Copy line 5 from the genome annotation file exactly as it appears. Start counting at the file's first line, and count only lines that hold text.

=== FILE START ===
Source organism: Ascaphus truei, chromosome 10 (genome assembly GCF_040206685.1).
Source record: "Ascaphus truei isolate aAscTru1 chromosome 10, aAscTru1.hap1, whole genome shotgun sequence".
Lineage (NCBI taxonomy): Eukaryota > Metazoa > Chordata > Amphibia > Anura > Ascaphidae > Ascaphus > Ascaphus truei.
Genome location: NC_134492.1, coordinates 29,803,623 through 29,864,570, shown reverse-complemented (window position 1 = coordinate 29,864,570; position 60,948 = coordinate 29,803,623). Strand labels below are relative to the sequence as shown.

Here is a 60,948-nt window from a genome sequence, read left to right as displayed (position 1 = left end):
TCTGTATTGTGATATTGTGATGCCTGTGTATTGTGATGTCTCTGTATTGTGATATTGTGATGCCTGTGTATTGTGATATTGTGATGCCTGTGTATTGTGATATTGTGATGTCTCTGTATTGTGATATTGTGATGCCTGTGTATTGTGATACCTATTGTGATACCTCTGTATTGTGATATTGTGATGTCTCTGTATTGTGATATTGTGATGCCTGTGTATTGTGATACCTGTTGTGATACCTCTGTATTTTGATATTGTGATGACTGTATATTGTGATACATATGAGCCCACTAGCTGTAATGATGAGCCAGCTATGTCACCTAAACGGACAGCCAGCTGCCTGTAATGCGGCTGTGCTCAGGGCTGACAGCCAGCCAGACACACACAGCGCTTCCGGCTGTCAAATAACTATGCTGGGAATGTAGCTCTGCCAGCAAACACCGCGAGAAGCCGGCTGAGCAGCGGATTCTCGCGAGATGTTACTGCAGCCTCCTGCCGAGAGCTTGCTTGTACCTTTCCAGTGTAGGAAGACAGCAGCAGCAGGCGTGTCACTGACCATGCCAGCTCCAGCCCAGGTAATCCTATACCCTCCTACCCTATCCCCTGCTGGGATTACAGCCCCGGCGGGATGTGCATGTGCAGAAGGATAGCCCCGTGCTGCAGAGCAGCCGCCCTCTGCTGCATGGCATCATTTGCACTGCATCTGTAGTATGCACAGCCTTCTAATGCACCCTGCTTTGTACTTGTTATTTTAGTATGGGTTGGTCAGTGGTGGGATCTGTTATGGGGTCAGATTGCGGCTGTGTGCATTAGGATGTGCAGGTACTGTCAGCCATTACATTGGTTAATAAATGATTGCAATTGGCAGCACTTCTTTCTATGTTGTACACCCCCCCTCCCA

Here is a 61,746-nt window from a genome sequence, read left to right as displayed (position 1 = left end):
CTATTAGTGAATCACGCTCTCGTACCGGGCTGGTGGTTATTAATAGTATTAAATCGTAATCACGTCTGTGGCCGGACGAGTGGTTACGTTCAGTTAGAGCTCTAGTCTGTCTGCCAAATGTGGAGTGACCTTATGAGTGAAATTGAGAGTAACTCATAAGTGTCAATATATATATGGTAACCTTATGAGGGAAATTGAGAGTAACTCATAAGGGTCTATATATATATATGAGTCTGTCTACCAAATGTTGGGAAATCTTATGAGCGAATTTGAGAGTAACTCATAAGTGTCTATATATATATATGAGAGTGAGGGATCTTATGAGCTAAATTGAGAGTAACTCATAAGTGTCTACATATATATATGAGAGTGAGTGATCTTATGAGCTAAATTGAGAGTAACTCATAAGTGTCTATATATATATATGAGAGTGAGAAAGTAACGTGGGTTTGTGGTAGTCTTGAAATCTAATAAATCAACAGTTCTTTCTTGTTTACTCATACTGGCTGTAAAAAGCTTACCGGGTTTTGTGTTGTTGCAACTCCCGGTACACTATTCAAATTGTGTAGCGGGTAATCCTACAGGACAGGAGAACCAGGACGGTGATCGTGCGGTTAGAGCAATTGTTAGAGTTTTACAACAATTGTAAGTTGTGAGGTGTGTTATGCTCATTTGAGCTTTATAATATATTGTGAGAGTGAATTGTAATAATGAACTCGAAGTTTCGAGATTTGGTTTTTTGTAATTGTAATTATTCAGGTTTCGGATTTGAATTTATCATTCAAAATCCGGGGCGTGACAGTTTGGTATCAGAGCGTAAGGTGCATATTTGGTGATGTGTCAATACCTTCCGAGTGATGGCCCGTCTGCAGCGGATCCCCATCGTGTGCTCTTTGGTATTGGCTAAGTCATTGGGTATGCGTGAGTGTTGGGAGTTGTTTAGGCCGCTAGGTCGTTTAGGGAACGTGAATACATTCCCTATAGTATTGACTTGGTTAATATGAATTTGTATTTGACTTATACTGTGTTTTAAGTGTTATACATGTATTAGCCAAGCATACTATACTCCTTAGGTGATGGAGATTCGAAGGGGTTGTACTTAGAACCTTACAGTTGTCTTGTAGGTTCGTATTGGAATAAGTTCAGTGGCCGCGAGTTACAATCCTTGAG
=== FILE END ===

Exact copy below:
Here is a 60,948-nt window from a genome sequence, read left to right as displayed (position 1 = left end):